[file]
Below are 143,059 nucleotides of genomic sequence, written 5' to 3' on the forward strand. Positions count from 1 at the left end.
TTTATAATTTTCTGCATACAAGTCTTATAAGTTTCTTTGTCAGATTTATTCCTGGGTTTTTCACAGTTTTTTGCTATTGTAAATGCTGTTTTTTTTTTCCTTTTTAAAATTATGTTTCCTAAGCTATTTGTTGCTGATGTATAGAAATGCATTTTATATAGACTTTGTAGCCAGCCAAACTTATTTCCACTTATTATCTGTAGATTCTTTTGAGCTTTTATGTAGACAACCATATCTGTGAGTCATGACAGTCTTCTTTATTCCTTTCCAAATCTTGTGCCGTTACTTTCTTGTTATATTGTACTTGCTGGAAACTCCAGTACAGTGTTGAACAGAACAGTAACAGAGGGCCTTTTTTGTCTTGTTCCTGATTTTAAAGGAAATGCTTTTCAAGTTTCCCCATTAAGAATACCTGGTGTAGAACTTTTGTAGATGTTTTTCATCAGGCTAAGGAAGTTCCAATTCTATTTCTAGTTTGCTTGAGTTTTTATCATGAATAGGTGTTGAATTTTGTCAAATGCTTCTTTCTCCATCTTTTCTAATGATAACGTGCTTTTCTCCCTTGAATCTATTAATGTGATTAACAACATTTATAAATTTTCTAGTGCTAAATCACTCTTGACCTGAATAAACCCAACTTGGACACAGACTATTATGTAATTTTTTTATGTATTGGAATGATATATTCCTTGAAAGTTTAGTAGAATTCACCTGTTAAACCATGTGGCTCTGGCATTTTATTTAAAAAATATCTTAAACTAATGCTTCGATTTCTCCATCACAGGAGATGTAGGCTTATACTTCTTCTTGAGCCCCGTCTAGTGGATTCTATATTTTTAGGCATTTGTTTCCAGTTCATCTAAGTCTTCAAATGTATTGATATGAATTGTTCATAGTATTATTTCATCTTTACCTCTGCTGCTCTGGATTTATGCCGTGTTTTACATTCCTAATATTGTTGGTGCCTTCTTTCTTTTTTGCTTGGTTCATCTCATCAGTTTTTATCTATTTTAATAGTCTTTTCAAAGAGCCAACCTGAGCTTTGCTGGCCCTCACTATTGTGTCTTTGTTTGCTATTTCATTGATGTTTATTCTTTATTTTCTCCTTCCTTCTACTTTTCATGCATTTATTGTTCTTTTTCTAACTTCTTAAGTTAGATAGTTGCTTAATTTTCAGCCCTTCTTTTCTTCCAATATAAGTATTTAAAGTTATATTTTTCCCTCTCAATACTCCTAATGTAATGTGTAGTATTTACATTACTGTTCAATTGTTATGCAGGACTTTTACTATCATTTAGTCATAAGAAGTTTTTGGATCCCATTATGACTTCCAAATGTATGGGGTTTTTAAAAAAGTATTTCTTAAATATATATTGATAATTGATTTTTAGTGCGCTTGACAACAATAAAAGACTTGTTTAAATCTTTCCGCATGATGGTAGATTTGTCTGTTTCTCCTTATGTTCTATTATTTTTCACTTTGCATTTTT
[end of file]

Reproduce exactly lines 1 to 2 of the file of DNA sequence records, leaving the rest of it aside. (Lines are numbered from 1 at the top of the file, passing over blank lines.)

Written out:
Below are 143,059 nucleotides of genomic sequence, written 5' to 3' on the forward strand. Positions count from 1 at the left end.
TTTATAATTTTCTGCATACAAGTCTTATAAGTTTCTTTGTCAGATTTATTCCTGGGTTTTTCACAGTTTTTTGCTATTGTAAATGCTGTTTTTTTTTTCCTTTTTAAAATTATGTTTCCTAAGCTATTTGTTGCTGATGTATAGAAATGCATTTTATATAGACTTTGTAGCCAGCCAAACTTATTTCCACTTATTATCTGTAGATTCTTTTGAGCTTTTATGTAGACAACCATATCTGTGAGTCATGACAGTCTTCTTTATTCCTTTCCAAATCTTGTGCCGTTACTTTCTTGTTATATTGTACTTGCTGGAAACTCCAGTACAGTGTTGAACAGAACAGTAACAGAGGGCCTTTTTTGTCTTGTTCCTGATTTTAAAGGAAATGCTTTTCAAGTTTCCCCATTAAGAATACCTGGTGTAGAACTTTTGTAGATGTTTTTCATCAGGCTAAGGAAGTTCCAATTCTATTTCTAGTTTGCTTGAGTTTTTATCATGAATAGGTGTTGAATTTTGTCAAATGCTTCTTTCTCCATCTTTTCTAATGATAACGTGCTTTTCTCCCTTGAATCTATTAATGTGATTAACAACATTTATAAATTTTCTAGTGCTAAATCACTCTTGACCTGAATAAACCCAACTTGGACACAGACTATTATGTAATTTTTTTATGTATTGGAATGATATATTCCTTGAAAGTTTAGTAGAATTCACCTGTTAAACCATGTGGCTCTGGCATTTTATTTAAAAAATATCTTAAACTAATGCTTCGATTTCTCCATCACAGGAGATGTAGGCTTATACTTCTTCTTGAGCCCCGTCTAGTGGATTCTATATTTTTAGGCATTTGTTTCCAGTTCATCTAAGTCTTCAAATGTATTGATATGAATTGTTCATAGTATTATTTCATCTTTACCTCTGCTGCTCTGGATTTATGCCGTGTTTTACATTCCTAATATTGTTGGTGCCTTCTTTCTTTTTTGCTTGGTTCATCTCATCAGTTTTTATCTATTTTAATAGTCTTTTCAAAGAGCCAACCTGAGCTTTGCTGGCCCTCACTATTGTGTCTTTGTTTGCTATTTCATTGATGTTTATTCTTTATTTTCTCCTTCCTTCTACTTTTCATGCATTTATTGTTCTTTTTCTAACTTCTTAAGTTAGATAGTTGCTTAATTTTCAGCCCTTCTTTTCTTCCAATATAAGTATTTAAAGTTATATTTTTCCCTCTCAATACTCCTAATGTAATGTGTAGTATTTACATTACTGTTCAATTGTTATGCAGGACTTTTACTATCATTTAGTCATAAGAAGTTTTTGGATCCCATTATGACTTCCAAATGTATGGGGTTTTTAAAAAAGTATTTCTTAAATATATATTGATAATTGATTTTTAGTGCGCTTGACAACAATAAAAGACTTGTTTAAATCTTTCCGCATGATGGTAGATTTGTCTGTTTCTCCTTATGTTCTATTATTTTTCACTTTGCATTTTT